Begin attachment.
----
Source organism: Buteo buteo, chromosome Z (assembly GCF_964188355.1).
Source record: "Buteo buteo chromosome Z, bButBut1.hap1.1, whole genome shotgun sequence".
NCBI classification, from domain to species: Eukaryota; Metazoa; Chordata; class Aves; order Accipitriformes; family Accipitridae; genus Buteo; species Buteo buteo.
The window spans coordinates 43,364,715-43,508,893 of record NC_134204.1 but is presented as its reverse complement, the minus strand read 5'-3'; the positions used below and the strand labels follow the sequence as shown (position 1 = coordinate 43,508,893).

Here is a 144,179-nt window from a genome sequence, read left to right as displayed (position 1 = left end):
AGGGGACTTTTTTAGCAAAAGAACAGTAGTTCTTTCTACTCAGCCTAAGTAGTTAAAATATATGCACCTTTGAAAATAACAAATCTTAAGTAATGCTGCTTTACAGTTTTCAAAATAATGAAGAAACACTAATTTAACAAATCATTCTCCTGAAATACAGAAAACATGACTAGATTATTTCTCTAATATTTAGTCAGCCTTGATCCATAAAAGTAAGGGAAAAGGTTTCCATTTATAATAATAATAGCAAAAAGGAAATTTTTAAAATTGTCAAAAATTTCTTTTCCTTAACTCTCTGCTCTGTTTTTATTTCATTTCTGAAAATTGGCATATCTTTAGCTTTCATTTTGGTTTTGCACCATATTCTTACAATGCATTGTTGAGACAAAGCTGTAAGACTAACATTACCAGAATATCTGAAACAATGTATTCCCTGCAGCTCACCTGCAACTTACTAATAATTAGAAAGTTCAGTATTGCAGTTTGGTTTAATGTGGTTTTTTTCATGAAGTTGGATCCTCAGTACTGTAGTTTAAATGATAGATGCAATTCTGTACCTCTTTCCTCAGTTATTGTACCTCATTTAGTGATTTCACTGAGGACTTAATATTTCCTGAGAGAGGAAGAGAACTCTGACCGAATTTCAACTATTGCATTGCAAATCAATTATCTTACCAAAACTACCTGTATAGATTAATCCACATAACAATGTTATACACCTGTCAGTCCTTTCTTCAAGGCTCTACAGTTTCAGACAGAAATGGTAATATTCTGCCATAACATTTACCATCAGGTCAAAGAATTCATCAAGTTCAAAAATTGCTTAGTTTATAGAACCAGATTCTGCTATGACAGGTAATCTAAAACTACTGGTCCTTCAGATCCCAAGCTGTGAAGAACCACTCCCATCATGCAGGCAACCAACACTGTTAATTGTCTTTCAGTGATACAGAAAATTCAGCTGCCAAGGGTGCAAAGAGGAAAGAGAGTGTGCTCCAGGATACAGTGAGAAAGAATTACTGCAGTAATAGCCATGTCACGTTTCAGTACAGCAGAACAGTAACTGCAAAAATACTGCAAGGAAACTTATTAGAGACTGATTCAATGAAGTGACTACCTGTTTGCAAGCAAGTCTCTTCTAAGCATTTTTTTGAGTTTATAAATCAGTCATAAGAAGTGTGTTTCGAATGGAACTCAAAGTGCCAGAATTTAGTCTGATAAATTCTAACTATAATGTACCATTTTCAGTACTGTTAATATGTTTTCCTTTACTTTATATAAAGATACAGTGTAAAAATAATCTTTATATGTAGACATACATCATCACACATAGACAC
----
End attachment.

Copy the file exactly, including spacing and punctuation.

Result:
Source organism: Buteo buteo, chromosome Z (assembly GCF_964188355.1).
Source record: "Buteo buteo chromosome Z, bButBut1.hap1.1, whole genome shotgun sequence".
NCBI classification, from domain to species: Eukaryota; Metazoa; Chordata; class Aves; order Accipitriformes; family Accipitridae; genus Buteo; species Buteo buteo.
The window spans coordinates 43,364,715-43,508,893 of record NC_134204.1 but is presented as its reverse complement, the minus strand read 5'-3'; the positions used below and the strand labels follow the sequence as shown (position 1 = coordinate 43,508,893).

Here is a 144,179-nt window from a genome sequence, read left to right as displayed (position 1 = left end):
AGGGGACTTTTTTAGCAAAAGAACAGTAGTTCTTTCTACTCAGCCTAAGTAGTTAAAATATATGCACCTTTGAAAATAACAAATCTTAAGTAATGCTGCTTTACAGTTTTCAAAATAATGAAGAAACACTAATTTAACAAATCATTCTCCTGAAATACAGAAAACATGACTAGATTATTTCTCTAATATTTAGTCAGCCTTGATCCATAAAAGTAAGGGAAAAGGTTTCCATTTATAATAATAATAGCAAAAAGGAAATTTTTAAAATTGTCAAAAATTTCTTTTCCTTAACTCTCTGCTCTGTTTTTATTTCATTTCTGAAAATTGGCATATCTTTAGCTTTCATTTTGGTTTTGCACCATATTCTTACAATGCATTGTTGAGACAAAGCTGTAAGACTAACATTACCAGAATATCTGAAACAATGTATTCCCTGCAGCTCACCTGCAACTTACTAATAATTAGAAAGTTCAGTATTGCAGTTTGGTTTAATGTGGTTTTTTTCATGAAGTTGGATCCTCAGTACTGTAGTTTAAATGATAGATGCAATTCTGTACCTCTTTCCTCAGTTATTGTACCTCATTTAGTGATTTCACTGAGGACTTAATATTTCCTGAGAGAGGAAGAGAACTCTGACCGAATTTCAACTATTGCATTGCAAATCAATTATCTTACCAAAACTACCTGTATAGATTAATCCACATAACAATGTTATACACCTGTCAGTCCTTTCTTCAAGGCTCTACAGTTTCAGACAGAAATGGTAATATTCTGCCATAACATTTACCATCAGGTCAAAGAATTCATCAAGTTCAAAAATTGCTTAGTTTATAGAACCAGATTCTGCTATGACAGGTAATCTAAAACTACTGGTCCTTCAGATCCCAAGCTGTGAAGAACCACTCCCATCATGCAGGCAACCAACACTGTTAATTGTCTTTCAGTGATACAGAAAATTCAGCTGCCAAGGGTGCAAAGAGGAAAGAGAGTGTGCTCCAGGATACAGTGAGAAAGAATTACTGCAGTAATAGCCATGTCACGTTTCAGTACAGCAGAACAGTAACTGCAAAAATACTGCAAGGAAACTTATTAGAGACTGATTCAATGAAGTGACTACCTGTTTGCAAGCAAGTCTCTTCTAAGCATTTTTTTGAGTTTATAAATCAGTCATAAGAAGTGTGTTTCGAATGGAACTCAAAGTGCCAGAATTTAGTCTGATAAATTCTAACTATAATGTACCATTTTCAGTACTGTTAATATGTTTTCCTTTACTTTATATAAAGATACAGTGTAAAAATAATCTTTATATGTAGACATACATCATCACACATAGACAC